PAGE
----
Should Workers Be Allowed to Strike?

It is difficult to see how anyone could deny that all workers
should have the rights to strike. This is because striking gives
workers freedom of speech. This is justifiable, because Britain is a
democratic nation.

My first reason supporting the motion that workers should be
allowed to strike is in order to bring to the fore poor safety
conditions. For instance, in the nuclear power industry, any
breaches of safety can have tragic consequences. If the employees
are exposed to nuclear material, this could lead to serious illnesses
such as cancer, leukemia and radiation sickness. Radioactive
material could also affect residents of the surrounding area, as in
the case of the Chernobyl disaster. In the light of poor safety
conditions, workers striking can be justified by the fact that the
government and public would be informed.

Similarly, another justification for employees striking is that
production and confidence would perhaps increase after industrial
action. This could be because, when workers strike for higher pay
or better conditions and their employers meet their demands, the
employees return to their place of work with higher morale than
before the walk-out. As a consequence, the higher productivity
would be beneficial to the owners.

Likewise, industrial action gives the worker a line of protest
against unfair hours or miserly wages. Theoretically, if taking
industrial action was outlawed, the management could impose any
terms and contract changes that they wished on their personnel.
On the contrary, in reality the only effective option that skilled
laborers have when their firm underpay them is down tools and
walk out. This would ensure that the proprietors would have to
negotiate with the unions, as skilled workers are difficult to locate.

Furthermore, if the workers belonging to one trade union
walk out, the situation may be intensified by the fact that one trade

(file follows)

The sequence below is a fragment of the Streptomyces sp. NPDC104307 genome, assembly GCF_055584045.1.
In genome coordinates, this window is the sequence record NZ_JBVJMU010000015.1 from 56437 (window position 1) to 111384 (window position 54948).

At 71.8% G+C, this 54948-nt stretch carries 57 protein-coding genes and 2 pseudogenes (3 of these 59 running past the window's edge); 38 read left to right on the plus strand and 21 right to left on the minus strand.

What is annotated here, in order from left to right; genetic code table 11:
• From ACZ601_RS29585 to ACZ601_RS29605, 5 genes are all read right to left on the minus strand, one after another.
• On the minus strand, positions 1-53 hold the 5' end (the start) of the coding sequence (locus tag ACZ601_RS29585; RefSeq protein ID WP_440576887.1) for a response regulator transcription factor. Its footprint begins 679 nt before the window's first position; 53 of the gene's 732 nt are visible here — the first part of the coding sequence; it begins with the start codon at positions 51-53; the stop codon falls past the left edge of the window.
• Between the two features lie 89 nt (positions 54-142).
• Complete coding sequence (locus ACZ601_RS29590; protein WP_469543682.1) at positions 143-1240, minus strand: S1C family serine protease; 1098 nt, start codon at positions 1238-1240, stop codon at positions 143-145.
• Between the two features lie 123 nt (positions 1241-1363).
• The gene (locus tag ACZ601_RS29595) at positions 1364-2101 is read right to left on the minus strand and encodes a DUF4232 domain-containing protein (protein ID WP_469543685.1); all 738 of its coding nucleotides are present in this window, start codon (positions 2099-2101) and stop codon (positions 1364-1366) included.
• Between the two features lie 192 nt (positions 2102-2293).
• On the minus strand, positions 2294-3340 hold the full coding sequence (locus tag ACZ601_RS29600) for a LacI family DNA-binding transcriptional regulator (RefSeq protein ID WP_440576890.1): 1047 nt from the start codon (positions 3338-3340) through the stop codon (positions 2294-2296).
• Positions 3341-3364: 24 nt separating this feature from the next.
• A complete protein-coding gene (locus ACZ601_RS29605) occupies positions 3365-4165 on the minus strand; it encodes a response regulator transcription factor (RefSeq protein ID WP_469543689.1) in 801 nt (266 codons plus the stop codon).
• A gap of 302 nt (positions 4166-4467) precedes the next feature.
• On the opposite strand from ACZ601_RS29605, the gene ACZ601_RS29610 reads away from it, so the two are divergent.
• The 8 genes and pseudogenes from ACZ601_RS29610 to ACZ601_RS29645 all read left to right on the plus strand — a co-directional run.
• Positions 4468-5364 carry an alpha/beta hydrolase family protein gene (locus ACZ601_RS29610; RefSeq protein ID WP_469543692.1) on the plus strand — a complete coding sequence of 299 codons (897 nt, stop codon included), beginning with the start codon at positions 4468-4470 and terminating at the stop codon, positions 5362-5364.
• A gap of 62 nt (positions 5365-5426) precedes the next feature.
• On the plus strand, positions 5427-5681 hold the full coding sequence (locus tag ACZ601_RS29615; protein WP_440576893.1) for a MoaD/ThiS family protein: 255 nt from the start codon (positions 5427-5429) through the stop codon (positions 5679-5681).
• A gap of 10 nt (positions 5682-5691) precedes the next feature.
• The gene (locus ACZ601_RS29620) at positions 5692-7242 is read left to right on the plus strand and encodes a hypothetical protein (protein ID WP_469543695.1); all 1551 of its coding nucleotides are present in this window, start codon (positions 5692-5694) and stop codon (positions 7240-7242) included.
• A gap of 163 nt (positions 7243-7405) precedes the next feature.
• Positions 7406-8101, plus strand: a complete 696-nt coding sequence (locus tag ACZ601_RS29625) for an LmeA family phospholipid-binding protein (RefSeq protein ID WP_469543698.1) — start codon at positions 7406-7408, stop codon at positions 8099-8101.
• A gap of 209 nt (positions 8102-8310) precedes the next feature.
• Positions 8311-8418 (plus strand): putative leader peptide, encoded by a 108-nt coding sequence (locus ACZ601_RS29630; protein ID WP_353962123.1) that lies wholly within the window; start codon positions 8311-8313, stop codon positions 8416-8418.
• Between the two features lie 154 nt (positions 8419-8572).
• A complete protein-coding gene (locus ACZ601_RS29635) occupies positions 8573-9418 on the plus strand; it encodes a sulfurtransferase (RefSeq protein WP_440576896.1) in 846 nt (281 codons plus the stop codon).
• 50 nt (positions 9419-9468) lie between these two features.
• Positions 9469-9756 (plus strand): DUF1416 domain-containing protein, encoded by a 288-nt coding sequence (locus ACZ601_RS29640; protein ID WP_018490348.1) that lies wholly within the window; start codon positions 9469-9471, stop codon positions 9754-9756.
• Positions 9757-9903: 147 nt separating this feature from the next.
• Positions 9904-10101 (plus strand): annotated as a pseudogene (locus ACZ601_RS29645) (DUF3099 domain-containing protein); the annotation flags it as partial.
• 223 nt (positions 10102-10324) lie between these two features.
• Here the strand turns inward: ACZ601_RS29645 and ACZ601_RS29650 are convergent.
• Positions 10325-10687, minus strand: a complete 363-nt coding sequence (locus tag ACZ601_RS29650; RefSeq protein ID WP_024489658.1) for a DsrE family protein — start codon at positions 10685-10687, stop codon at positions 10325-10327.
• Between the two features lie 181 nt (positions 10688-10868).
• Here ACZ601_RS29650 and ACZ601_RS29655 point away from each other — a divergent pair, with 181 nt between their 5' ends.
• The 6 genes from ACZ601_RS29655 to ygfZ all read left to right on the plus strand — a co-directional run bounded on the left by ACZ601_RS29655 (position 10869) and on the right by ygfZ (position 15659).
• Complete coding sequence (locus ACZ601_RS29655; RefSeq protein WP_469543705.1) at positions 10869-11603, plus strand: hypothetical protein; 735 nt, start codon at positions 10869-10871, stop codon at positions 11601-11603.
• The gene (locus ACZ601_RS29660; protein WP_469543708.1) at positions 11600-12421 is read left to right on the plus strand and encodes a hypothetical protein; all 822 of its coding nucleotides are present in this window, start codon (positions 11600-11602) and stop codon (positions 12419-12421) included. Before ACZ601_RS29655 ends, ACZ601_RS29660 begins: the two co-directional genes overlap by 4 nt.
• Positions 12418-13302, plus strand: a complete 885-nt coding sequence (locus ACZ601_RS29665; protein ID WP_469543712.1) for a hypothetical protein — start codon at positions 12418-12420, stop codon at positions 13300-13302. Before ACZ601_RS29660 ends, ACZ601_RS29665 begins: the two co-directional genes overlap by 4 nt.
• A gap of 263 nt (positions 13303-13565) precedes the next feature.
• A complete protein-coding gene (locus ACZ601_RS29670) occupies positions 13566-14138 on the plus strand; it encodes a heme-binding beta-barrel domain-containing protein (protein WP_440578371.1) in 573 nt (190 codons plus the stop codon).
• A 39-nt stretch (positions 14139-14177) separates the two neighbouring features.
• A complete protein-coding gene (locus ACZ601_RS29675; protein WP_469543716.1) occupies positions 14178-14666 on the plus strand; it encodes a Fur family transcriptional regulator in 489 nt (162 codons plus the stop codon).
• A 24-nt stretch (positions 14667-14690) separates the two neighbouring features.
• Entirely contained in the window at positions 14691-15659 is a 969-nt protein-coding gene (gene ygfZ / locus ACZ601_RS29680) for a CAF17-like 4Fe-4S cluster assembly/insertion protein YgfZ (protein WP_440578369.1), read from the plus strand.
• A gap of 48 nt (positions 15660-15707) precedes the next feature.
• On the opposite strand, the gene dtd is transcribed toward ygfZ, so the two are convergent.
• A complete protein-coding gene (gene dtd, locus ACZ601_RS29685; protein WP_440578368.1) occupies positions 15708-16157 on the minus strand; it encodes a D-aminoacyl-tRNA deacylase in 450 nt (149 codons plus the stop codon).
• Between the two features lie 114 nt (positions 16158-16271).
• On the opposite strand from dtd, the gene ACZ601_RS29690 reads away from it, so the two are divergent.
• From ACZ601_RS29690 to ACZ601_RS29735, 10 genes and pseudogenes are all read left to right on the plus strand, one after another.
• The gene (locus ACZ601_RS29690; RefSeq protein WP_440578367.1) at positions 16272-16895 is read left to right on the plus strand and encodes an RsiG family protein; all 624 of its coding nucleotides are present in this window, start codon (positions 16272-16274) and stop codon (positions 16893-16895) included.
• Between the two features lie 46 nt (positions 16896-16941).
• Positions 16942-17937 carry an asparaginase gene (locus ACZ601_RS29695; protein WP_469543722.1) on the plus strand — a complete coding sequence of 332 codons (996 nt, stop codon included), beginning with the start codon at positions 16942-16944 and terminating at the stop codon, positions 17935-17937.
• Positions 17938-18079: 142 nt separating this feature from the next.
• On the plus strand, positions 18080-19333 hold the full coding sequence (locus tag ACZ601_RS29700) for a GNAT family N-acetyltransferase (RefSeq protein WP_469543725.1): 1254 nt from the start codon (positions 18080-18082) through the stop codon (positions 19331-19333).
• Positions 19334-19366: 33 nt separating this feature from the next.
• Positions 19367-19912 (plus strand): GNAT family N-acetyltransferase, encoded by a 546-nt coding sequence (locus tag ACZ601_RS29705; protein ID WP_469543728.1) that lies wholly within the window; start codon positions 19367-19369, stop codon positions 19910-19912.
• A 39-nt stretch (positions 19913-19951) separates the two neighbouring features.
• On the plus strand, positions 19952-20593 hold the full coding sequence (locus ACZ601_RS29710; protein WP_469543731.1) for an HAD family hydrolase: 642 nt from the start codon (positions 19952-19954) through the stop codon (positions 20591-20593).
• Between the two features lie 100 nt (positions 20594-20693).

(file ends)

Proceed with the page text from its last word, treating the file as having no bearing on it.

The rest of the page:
union's leaders can call on an allied union's members to down
tools. To this end, there are many ties - official and unspoken -
between the trade unions. For instance, in 1926 when the Miner's
Federation received official notice of wage cuts for miners, the
TUC (Trade Unions Congress) called on railway laborers, bus
drivers and many others to strike in support of the miners. On the
fourth of May, two million laborers walked out to strengthen the
cause of the pit workers.

Twelve days later, the strike was called off, and the miners
kept going unswerving until Christmas. The strike itself was a
failure, but for those twelve days in May, it showed how powerful
the humble worker was; the whole country ground to a halt.

On the contrary, some people would argue that industrial
action causes disruption to the general public because of the
amenities that are interrupted, for instance bus and train services.
Although this is true, the disorganization would turn the media
spotlight on the employers, forcing them to give in to public
pressure and accede to their employee's demands.

As has been noted, strikes are sometimes necessary for the
public and worker's safety. It is also often their only way of
democratic protest against poor conditions and pay. It would be
difficult to deny that walking out is morally incorrect. However,
despite the ethics of the debate, industrial action is here to stay.